DETROIT — How many times did you give up on them, turn the TV off in disgust and spit out expletives along with your bedtime toothpaste?
You can admit it now that they’ve killed off the New York Yankees again and earned a spot in the World Series for the first time since 2006. It wasn’t easy falling or staying in love with the Detroit Tigers this season.
Like a dysfunctional relationship, the peace and harmony never lasted very long because the Tigers’ excellence and flaws seemed to switch places on alternate nights.
For every Miguel Cabrera three-run homer, there was a Ryan Raburn O-fer. For every clutch single by Austin Jackson, there was a Jhonny Peralta double-play grounder. For every sweet Jackson catch in center, there was a Prince Fielder bobble at first base. For every Justin Verlander gem, there was a bullpen collapse.
Plus there was that whole Brandon Inge saga.
Up and down, back and forth, one step forward and one step back.
So it went throughout April, May, June, July, August and even into September. The Tigers never really lived up to their lofty expectations, but were fortunate enough to play in a division, the American League Central, that lacked firepower and kept them in the race.
Suddenly, when all seemed lost after a crushing 5-4 defeat at Chicago on Sept. 17, dropping the Tigers three games behind the White Sox with 16 to play, the excellence started to show up more often than the flaws. While the White Sox went into a free fall, the Tigers finished 11-5 to win the division by three games.
Epic failure averted.
The Tigers got it done, but it wasn’t as easy or pretty as everybody thought it would be when they signed Fielder.
On that cold January day, the consensus opinion about the Tigers — who only months before had advanced all the way to the AL Championship Series — was World Series or bust. Fielder’s bat would more than make up for the one lost in Victor Martinez’s likely season-ending Achilles injury.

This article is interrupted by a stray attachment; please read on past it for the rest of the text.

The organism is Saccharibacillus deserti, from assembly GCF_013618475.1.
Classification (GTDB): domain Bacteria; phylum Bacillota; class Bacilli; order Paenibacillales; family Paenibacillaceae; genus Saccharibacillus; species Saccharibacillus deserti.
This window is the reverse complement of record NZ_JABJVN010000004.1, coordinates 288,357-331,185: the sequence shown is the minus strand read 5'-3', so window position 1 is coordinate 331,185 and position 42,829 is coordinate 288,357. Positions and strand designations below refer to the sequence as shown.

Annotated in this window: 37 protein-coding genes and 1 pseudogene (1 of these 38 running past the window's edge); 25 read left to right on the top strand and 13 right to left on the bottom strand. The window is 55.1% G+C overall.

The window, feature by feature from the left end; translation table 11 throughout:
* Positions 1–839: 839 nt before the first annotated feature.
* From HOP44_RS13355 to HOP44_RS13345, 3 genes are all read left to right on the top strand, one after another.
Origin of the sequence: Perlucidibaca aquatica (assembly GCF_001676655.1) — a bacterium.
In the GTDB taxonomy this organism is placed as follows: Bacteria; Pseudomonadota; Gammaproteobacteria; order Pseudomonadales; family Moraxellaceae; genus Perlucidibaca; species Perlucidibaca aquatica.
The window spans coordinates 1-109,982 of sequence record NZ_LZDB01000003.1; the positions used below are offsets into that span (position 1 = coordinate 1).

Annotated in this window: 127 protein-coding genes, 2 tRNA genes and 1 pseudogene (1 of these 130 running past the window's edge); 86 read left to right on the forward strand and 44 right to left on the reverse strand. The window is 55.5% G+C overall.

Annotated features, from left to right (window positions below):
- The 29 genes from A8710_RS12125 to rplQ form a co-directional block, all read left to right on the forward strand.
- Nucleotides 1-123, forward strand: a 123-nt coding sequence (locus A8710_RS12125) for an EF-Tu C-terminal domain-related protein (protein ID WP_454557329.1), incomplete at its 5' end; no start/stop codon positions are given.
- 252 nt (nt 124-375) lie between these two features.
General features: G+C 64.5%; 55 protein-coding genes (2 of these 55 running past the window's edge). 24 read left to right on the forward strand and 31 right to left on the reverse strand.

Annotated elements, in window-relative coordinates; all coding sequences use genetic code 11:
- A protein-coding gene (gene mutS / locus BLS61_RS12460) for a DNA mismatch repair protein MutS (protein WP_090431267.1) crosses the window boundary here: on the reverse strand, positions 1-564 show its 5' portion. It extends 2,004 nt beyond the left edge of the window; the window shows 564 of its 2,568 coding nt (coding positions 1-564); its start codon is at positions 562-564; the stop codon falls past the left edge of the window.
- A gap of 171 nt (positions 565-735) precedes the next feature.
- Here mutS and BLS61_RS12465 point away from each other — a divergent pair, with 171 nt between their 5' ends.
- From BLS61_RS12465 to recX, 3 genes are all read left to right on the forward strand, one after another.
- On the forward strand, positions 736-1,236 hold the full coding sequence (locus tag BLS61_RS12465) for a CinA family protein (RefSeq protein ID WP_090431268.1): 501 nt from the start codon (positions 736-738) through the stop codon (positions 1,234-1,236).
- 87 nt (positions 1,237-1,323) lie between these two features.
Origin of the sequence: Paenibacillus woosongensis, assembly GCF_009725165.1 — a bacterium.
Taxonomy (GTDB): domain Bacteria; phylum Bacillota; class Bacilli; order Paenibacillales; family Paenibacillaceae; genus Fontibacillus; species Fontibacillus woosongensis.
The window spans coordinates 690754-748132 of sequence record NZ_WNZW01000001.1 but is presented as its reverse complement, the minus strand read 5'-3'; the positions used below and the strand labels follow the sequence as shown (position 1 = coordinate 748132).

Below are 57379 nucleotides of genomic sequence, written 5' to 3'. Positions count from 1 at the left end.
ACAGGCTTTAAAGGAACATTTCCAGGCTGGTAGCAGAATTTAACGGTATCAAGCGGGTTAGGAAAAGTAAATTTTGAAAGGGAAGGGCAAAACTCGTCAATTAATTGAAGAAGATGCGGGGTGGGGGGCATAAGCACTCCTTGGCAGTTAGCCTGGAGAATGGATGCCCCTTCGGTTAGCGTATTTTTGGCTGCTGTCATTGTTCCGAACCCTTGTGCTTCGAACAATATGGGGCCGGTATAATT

Then there was their stellar starting rotation, anchored by AL MVP and Cy Young winner Verlander. It also included Doug Fister, who was lights-out after the Tigers acquired him from Seattle, and Max Scherzer, who had an awkward motion but sometimes looked like an authentic ace.
With the three of them leading the way, and a more seasoned Rick Porcello in the No. 4 spot, the Tigers — on paper — looked like they would score a lot and give up a little.
Instead, inconsistency became their only consistency. Sometimes when they hit, they didn’t pitch. At other times, they pitched but didn’t hit.
And they left men in scoring position … and committed errors at an alarming rate … and closer Jose Valverde, 51 for 51 in save situations in 2011, was far from perfect … and set-up man Joaquín Benoit gave up homers like a handbill vendor in Times Square.
And often you went to bed angry enough to call the best divorce lawyer in town the next morning.
None of it matters now. The Tigers’ rotation, bolstered by the addition of Anibal Sanchez, is exceeding expectations in these playoffs, and they’ve been scrappy and opportunistic enough at the plate to win tight games.
In Game 4 of the ALCS, the Tigers’ offense went kaboom, hitting four homers in an 8-1 rout of the Yankees, completing the four-game sweep.
Making you go to bed happy now, just like on that magical night six years ago when Magglio Ordonez launched a three-run homer into the left-field seats at Comerica Park.
As the Tigers’ 1968 anthem goes, they’re “World Series bound and picking up steam.”
“I said all year long that we got a good team, and at some point in time, we’re going to play good,” Tigers manager Jim Leyland said. “Here we are, and we’re still playing.”
Still playing — and finally like a team you can totally fall in love with.